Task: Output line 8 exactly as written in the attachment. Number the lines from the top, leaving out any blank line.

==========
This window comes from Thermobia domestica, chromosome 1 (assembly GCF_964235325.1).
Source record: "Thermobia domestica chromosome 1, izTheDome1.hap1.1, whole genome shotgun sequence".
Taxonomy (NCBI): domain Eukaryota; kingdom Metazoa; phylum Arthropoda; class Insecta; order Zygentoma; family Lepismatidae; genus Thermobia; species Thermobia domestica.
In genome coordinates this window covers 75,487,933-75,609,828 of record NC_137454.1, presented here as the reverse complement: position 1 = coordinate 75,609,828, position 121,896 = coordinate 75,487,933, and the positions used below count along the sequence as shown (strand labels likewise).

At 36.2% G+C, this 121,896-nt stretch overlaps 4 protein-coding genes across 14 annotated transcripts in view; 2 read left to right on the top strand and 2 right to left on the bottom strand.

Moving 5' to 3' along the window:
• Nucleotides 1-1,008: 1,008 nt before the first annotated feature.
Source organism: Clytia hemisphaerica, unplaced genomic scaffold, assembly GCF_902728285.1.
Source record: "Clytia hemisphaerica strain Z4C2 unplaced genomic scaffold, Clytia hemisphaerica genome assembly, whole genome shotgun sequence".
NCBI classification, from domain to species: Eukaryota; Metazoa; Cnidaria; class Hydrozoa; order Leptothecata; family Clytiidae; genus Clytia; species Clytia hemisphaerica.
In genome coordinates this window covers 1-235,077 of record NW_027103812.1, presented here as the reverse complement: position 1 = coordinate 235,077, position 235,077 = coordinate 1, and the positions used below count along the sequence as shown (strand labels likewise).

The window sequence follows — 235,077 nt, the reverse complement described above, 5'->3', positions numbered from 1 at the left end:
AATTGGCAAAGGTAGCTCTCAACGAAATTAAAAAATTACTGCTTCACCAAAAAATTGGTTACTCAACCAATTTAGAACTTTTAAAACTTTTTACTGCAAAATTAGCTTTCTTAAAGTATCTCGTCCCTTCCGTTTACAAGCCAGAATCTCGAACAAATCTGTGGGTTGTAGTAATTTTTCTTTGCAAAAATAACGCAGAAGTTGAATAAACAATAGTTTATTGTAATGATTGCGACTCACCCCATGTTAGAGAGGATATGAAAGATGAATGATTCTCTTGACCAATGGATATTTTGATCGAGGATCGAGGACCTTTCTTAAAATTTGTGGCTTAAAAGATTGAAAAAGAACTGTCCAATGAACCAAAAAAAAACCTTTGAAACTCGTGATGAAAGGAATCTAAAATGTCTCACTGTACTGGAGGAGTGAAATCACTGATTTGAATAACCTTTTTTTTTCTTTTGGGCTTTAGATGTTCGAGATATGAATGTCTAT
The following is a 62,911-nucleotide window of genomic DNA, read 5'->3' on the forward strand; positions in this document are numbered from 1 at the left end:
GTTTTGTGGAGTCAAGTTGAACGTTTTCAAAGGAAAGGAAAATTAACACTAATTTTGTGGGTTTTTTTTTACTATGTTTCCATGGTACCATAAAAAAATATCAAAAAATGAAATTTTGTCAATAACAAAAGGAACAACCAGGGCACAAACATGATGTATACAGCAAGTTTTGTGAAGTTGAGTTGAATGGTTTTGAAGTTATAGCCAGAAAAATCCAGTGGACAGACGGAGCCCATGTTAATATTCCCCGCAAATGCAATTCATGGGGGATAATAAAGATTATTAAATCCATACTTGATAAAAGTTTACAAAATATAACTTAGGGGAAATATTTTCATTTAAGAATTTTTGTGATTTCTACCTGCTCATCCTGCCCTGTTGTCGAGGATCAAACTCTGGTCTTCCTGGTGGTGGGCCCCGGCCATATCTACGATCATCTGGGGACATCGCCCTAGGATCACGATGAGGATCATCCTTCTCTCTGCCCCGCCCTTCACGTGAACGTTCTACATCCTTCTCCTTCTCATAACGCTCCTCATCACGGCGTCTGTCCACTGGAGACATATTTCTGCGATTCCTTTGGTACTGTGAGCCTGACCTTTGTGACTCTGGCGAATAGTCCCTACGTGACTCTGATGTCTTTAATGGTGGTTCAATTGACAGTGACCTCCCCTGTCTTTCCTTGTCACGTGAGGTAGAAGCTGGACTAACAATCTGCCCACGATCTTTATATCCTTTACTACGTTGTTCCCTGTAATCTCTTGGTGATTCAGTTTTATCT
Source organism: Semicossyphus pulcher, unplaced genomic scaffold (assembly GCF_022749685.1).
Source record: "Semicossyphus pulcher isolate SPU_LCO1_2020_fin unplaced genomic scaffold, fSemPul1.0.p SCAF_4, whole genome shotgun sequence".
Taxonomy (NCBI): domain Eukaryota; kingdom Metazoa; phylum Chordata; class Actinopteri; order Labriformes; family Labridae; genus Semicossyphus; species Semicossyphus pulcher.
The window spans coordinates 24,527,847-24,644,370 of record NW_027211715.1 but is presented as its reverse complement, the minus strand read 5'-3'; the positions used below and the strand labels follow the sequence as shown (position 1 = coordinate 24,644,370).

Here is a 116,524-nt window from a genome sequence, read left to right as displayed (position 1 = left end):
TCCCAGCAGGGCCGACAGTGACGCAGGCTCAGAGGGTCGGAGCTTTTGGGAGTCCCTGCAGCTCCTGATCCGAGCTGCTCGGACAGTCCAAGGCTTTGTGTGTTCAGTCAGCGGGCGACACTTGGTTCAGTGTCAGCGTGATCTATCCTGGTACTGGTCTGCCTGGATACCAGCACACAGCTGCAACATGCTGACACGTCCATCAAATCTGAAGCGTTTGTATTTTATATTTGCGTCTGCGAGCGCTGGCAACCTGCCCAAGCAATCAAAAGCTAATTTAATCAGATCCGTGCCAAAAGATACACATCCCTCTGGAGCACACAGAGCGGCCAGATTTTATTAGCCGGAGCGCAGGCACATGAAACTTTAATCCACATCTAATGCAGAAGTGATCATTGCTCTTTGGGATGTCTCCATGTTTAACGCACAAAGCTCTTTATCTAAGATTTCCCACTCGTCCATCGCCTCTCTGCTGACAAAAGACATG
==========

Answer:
Source organism: Clytia hemisphaerica, unplaced genomic scaffold, assembly GCF_902728285.1.